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COMMONWEALTH PENNSYLVANIA v. PENNSYLVANIA CHIROPRACTIC SOCIETY (01/02/76)

COMMONWEALTH COURT OF PENNSYLVANIA


decided: January 2, 1976.

COMMONWEALTH OF PENNSYLVANIA, DEPARTMENT OF TRANSPORTATION HEARING BOARD
v.
PENNSYLVANIA CHIROPRACTIC SOCIETY, APPELLANT

Appeal from the Order of the Department of Transportation in case of Petition of Pennsylvania Chiropractic Society, No. 3 of 1975.

COUNSEL

Gerald H. Goldberg, for appellant.

Reynold J. Kosek, Assistant Attorney General, with him Robert W. Cunliffe, Deputy Attorney General, and Robert P. Kane, Attorney General, for appellee.

Judges Wilkinson, Jr., Mencer, Rogers and Blatt. President Judge Bowman and Judges Crumlish, Jr., and Kramer did not participate. Opinion by Judge Wilkinson.

Author: Wilkinson

[ 22 Pa. Commw. Page 484]

This is an appeal by the Pennsylvania Chiropractic Society (appellant) from an adjudication by the Hearing Board of the Department of Transportation (Board), dated April 10, 1975. The Board dismissed a petition by appellant seeking a change in Department of Transportation regulations to permit the physical examination of applicants for operator's licenses by doctors of chiropractic.*fn1 We must affirm.

The Board relied primarily on an able opinion by Judge Woodside in Howe v. Smith, 203 Pa. Superior Ct. 212, 199 A.2d 521 (1964), in which it was held that duly licensed doctors of chiropractic are not authorized by Section 2(b) of the Chiropractic Registration Act of 1951, Act of August 10, 1951, P.L. 1182, to perform general diagnostic examinations and are, therefore, unable to generally examine applicants for operator's licenses. Appellant, however, contends that Howe is no

[ 22 Pa. Commw. Page 485]

    longer the law in view of a 1965 amendment to Section 2(b). Consequently, appellant asserts that the adjudication of the Board cannot stand.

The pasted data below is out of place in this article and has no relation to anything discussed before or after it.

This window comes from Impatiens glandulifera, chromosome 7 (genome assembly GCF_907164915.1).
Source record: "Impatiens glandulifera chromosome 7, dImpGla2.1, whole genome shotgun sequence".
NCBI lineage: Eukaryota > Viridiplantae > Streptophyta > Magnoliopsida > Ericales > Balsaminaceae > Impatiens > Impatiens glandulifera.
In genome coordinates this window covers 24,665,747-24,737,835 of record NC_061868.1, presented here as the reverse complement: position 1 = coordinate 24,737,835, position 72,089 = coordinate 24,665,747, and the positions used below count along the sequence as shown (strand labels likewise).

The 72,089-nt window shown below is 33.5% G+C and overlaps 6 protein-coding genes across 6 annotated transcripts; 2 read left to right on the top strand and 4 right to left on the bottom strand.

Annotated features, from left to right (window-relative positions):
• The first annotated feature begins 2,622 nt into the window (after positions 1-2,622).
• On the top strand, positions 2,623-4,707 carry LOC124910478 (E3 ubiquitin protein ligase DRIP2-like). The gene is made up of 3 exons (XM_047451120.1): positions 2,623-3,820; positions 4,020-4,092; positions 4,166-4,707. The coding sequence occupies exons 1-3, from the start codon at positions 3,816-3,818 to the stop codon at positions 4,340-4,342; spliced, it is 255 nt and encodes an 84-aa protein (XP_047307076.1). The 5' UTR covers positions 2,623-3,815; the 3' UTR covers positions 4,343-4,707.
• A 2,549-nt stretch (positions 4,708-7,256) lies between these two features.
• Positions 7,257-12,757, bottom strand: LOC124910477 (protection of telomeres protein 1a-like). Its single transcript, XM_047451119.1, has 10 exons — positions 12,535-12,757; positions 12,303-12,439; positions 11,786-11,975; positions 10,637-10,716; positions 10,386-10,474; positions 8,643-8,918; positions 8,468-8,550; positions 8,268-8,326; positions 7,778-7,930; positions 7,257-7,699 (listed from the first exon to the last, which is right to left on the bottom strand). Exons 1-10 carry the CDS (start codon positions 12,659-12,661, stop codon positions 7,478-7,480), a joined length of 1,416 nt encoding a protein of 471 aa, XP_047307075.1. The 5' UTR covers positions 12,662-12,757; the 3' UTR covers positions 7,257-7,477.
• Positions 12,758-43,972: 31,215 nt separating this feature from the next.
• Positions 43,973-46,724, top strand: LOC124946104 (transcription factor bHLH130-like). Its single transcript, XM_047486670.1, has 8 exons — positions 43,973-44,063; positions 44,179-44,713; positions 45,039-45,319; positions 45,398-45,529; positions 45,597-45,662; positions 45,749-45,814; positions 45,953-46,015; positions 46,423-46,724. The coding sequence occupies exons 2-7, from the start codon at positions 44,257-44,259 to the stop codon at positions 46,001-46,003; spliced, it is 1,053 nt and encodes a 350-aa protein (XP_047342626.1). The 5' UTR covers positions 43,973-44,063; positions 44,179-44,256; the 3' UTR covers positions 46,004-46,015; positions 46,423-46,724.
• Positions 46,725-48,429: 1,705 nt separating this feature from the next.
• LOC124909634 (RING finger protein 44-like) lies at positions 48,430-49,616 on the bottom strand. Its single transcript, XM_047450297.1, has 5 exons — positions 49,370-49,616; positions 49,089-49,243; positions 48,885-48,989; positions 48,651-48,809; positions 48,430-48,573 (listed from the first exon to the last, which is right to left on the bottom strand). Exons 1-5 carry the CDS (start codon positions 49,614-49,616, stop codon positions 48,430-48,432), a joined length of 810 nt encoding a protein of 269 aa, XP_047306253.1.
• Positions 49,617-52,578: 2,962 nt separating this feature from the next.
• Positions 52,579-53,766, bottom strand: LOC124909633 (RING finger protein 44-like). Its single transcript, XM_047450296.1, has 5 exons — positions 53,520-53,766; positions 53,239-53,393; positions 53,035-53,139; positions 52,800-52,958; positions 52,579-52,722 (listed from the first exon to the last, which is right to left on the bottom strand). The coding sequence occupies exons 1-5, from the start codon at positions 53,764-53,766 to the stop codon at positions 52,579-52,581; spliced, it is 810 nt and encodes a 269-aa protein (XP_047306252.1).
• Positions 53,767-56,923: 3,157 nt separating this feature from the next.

Section 2(b) of the Chiropractic Registration Act of 1951, as interpreted in Howe prior to its amendment, provided:

"'Chiropractic' shall mean a system of locating misaligned or displaced vertebrae of the human spine, the examination preparatory to and the adjustment by hand of such misaligned or displaced vertebrae, and other articulations, together with the use of scientific instruments of analysis, as taught in the approved schools and colleges of chiropractic, without the use of either drugs or surgery. The term 'chiropractic' shall not include the practice of obstetrics or reduction of fractures or major dislocations."

By the Act of December 7, 1965, P.L. 1040, 63 P.S. ยง 602(b), Section 2(b) was amended to its present form which follows:

"'Chiropractic' shall mean a limited science of the healing arts dealing with the relationship between the articulations of the vertebral column, as well as other articulations, and the nervous system and the role of these relationships in the restoration and maintenance of health. It shall include chiropractic diagnosis; a system of locating misaligned or displaced vertebrae of the human spine, and other articulations; the examination preparatory to and the adjustment of such misaligned or displaced vertebrae, and other articulations; the furnishing of necessary patient care for the restoration and maintenance of health and the use of scientific instruments of analysis, as taught in the approved schools and colleges of chiropractic, without the use of either drugs or surgery. The term 'chiropractic' shall not include the practice of obstetrics or reduction of fractures or major dislocations."

It is urged by appellant that Section 2(b), as amended, permits doctors of chiropractic to furnish general health

[ 22 Pa. Commw. Page 486]

    care which necessarily contemplates the performance of general diagnostic examinations. We cannot agree.

Appellant ignores the language contained in the first sentence of amended Section 2(b) which defines "chiropractic," limiting the scope of that science to "the relationship between the articulations of the vertebral column, as well as other articulations, and the nervous system. . . ."*fn2 To hold that doctors of chiropractic are able to perform general diagnostic examinations, however, would necessarily expand the scope of chiropractic beyond those statutorily defined limits. Moreover, the specific reference in the section to "chiropractic diagnosis" makes it clear that the Legislature intended the diagnostic range of chiropractic doctors to be confined to matters within the definition of "chiropractic." Consequently, although the 1965 amendment to Section 2(b) apparently broadened the parameters of chiropractic practice, specifically permitting chiropractic diagnosis, it has not conferred the general diagnostic authority contended by appellant.

We hold, therefore, that Howe remains good law despite the 1965 amendment to Section 2(b) and thus provides sufficient basis for the Board's dismissal of appellant's petition.

Accordingly, we enter the following

Order

Now, January 2, 1976, the adjudication of the Hearing Board of the Department of Transportation, dated April 10, 1975, dismissing the petition of the Pennsylvania Chiropractic Society, is hereby affirmed.

Disposition

Affirmed.


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